...The usual justification for trying to make all professors researchers is the argument that teaching and research are inextricably linked, to an extent that the first cannot be done well in the absence of the second. This argument is a strange one. Its proponents - usually academicians, trained in scientific method and the rules of logical inference - offer it with unbounded conviction, passion, and a total absence of evidence. They argue that only researchers are aware of recent developments in their field, so that courses taught by nonresearchers must be irrelevant or obsolete. They add that nonresearchers whom students rate as good teachers must be merely "entertainers," providing style without substance. When challenged to produce some evidence for the linkage between research and teaching, they name professors they know who have both admirable research records and teaching awards, which is like claiming that you can only be a world-class organist if you practice medicine in Africa and pointing to Albert Schweitzer to prove it.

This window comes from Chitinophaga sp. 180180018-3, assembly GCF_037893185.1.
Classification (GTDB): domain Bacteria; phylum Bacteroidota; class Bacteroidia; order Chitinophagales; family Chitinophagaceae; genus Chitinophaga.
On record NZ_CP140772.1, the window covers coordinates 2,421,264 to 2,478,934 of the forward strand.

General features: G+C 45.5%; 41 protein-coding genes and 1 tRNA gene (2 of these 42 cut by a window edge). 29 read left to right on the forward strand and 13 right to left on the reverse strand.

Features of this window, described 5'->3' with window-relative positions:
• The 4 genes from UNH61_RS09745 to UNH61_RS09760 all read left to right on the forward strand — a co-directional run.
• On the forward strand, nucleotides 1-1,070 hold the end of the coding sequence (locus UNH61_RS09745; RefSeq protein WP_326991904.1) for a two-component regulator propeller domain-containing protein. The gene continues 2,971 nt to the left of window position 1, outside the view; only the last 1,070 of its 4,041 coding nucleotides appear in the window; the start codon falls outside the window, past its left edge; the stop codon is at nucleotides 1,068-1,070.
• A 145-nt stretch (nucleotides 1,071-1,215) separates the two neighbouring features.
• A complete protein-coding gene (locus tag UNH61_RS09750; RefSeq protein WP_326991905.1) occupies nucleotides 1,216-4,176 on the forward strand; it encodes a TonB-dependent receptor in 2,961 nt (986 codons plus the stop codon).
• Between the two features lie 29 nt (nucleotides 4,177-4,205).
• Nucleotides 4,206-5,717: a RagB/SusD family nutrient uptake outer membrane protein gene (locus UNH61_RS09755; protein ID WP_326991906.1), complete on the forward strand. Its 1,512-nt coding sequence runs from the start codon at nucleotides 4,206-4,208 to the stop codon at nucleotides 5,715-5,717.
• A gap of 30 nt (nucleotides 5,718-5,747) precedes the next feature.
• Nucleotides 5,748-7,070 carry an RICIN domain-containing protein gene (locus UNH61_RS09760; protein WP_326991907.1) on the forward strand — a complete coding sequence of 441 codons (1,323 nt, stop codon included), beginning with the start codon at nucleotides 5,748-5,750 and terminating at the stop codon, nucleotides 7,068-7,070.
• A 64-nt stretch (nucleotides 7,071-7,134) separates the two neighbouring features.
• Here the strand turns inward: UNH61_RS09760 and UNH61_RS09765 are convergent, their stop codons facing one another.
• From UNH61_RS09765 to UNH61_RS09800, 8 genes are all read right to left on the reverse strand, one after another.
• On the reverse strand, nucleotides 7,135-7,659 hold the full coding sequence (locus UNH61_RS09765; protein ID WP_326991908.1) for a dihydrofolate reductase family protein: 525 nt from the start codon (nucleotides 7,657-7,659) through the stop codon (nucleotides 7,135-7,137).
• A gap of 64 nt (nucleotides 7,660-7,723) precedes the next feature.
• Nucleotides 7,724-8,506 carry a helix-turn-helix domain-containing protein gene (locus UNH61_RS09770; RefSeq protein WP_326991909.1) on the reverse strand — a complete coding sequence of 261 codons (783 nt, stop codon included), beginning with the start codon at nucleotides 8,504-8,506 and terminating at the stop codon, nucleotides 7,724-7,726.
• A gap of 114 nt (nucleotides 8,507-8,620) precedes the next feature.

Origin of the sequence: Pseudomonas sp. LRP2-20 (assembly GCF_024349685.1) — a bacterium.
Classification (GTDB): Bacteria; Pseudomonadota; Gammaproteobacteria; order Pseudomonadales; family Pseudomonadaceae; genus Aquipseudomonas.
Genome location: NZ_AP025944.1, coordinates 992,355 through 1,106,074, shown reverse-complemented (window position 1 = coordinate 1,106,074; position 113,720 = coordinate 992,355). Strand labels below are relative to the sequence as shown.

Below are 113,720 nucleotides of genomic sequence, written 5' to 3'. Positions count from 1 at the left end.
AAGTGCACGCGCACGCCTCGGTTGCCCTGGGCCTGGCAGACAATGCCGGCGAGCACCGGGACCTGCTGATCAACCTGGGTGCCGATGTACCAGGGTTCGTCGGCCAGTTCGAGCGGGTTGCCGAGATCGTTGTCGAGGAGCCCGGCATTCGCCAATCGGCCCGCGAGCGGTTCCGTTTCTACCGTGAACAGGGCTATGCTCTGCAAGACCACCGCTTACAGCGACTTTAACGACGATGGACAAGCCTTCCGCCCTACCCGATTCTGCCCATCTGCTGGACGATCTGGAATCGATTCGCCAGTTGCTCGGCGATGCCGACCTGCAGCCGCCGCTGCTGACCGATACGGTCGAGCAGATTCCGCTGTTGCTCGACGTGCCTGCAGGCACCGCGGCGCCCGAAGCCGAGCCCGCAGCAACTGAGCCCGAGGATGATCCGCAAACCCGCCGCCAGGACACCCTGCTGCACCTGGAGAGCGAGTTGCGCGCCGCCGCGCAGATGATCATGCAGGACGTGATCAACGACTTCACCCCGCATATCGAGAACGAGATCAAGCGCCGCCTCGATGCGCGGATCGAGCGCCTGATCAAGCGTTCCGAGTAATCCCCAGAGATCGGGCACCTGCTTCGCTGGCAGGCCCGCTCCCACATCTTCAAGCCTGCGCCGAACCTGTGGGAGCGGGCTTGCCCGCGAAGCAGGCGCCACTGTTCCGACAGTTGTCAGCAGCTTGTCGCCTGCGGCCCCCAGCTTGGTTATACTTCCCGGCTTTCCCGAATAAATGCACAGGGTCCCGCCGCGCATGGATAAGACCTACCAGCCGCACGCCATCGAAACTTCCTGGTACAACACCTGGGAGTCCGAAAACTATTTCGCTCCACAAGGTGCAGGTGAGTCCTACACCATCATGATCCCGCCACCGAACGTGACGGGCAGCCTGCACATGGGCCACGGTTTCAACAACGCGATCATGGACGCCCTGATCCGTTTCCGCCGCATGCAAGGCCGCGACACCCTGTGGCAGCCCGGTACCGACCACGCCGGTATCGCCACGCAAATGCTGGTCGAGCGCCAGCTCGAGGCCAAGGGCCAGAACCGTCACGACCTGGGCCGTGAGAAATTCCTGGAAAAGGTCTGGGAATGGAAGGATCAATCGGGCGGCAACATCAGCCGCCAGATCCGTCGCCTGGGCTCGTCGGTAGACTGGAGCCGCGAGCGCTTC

In this essay I want to take a closer look at the purported linkage between teaching and academic research, to see how it stands up to the tests of common sense and educational research. I will argue that it stands up to neither. ...
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Hat tip: Guru, whose post has another interesting quote from Partha Dasgupta about "why university teachers are expected to be researchers." [Dasgupta's book is not available online, though].